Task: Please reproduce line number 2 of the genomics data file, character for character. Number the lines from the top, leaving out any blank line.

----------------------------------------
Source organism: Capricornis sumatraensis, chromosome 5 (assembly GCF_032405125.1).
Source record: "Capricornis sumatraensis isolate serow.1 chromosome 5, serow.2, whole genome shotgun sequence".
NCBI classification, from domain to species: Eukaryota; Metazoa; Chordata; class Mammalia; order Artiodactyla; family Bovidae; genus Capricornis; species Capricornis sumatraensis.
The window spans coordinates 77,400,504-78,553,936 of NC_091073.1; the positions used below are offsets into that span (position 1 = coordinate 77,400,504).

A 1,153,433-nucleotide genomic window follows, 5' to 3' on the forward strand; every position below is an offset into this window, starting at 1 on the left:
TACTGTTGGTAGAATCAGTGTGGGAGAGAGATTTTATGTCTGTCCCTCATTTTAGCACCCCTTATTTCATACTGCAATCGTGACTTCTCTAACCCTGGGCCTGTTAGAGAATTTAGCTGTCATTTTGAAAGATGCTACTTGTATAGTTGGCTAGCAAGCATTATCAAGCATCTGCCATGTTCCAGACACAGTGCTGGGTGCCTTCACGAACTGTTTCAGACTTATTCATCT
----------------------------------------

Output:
Source record: "Capricornis sumatraensis isolate serow.1 chromosome 5, serow.2, whole genome shotgun sequence".